London Bridge, London - 27th February 2010 12:52
A lone person waits, cross-armed, for the next train on the eastbound Jubilee Line platform of London Bridge Underground Station.
The Jubilee Line began life as the Fleet Line, so named as part of the proposed route would follow the Fleet River. The first phase was to take over the Bakerloo Line branch from Baker Street to Stanmore (built in the 1930's to relieve congestion on a key section of the Metropolitan Line), and to continue into central London in new tunnels from Baker Street to Charing Cross. This new section was constructed between 1971 and 1979. The name was changed in 1977 to the Jubilee Line in honour of the Queen's Silver Jubilee; and the line is represented by silver (grey) on tube maps.
Even in early plans it was envisaged that the line would be extended eastwards, although the exact route changed frequently as land use changed. Although early preparation work was done as phase one was completed, a lack of funds curtailed this early gain. In the end the tunnels at Charing Cross were extended almost as far as the disused Aldwych station (on the Piccadilly Line) which would have been the next stop in the then plans.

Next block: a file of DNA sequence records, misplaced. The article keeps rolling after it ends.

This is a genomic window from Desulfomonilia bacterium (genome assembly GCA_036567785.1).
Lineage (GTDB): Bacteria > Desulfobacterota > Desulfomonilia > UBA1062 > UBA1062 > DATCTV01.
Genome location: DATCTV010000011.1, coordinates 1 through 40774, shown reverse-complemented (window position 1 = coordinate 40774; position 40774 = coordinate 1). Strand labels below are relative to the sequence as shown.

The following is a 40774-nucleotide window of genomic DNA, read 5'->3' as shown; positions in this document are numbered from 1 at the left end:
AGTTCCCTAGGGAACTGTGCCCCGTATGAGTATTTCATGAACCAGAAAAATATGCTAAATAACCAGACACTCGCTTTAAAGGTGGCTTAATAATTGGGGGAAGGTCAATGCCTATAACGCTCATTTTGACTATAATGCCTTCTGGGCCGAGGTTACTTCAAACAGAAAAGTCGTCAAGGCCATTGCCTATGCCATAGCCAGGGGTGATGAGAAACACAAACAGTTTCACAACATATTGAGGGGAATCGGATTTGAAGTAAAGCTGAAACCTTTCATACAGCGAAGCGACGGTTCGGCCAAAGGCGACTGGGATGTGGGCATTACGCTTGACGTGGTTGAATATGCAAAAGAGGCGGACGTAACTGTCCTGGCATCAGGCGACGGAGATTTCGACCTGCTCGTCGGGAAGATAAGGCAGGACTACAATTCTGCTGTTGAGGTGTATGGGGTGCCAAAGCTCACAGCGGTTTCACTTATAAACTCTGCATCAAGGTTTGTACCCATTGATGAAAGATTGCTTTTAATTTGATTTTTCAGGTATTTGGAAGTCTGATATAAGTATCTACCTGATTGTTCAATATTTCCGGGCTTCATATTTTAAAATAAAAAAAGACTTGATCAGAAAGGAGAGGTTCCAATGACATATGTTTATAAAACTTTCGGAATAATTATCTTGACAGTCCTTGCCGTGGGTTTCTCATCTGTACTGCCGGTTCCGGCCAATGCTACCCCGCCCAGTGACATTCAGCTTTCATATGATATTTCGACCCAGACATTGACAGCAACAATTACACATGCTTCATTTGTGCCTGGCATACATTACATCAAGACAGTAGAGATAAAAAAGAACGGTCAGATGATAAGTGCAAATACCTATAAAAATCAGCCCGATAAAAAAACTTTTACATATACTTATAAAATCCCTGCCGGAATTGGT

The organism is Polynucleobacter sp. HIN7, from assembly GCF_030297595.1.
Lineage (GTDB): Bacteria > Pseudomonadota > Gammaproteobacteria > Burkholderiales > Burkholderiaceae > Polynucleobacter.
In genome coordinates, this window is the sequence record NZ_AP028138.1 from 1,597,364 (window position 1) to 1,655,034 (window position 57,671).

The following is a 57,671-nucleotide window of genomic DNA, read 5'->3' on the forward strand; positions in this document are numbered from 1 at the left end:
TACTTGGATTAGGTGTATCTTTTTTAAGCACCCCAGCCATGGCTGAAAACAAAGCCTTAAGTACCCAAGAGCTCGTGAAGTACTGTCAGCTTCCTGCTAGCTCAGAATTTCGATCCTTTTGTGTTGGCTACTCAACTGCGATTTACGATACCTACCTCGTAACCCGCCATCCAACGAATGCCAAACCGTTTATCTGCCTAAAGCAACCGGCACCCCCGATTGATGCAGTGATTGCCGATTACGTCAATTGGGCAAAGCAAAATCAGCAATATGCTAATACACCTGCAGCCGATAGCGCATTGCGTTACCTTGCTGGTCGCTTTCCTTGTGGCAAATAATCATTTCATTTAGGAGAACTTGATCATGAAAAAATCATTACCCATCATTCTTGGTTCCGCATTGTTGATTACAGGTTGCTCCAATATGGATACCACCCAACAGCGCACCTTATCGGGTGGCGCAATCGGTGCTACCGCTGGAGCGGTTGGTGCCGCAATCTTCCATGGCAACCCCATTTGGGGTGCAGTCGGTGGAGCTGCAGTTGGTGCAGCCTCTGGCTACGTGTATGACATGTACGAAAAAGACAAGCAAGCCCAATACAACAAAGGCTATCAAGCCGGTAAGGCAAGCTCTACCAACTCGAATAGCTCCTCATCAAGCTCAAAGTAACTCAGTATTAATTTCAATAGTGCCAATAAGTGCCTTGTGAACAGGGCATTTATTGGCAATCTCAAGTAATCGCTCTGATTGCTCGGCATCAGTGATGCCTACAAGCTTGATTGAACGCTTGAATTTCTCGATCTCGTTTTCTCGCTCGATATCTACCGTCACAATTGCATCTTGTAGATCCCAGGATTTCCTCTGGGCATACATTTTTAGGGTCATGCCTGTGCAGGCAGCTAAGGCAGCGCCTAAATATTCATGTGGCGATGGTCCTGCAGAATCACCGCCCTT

In the 1990's however an extension plan was resurrected, but with a new route swinging south to Westminster and Waterloo, then heading east to serve the Docklands and North Greenwich (for the Millennium Dome) before heading north to terminate at Stratford. The extension opened in 1999 linking Green Park to Stratford and thus closing the section to Charing Cross; although the station is closed (as far as the Jubilee Line is concerned) it is maintained for emergency use, and so it can be used in times of severe disruption on the line. It can still be seen in a number of films and TV programmes; as it is one of the key filming locations on the tube.
Each of the stations on the Jubilee Line Extension has a modern and airy feel, modernist architecture, wide platforms, platform edge doors, large circulating spaces and finer details. You will see here that London Bridge has a fetching blue wall created by the simple in-fill pieces; each bears the station name and two roundals.
This image is SOOC (Straight Out Of Camera) aside from the usual RAW processing and sharpening; and it was taken with my trusty 50mm lens. I hope to order a new lens next week!
This is my sixteenth image that has made it into Explore!
Highest position: #9 (28th February 2010)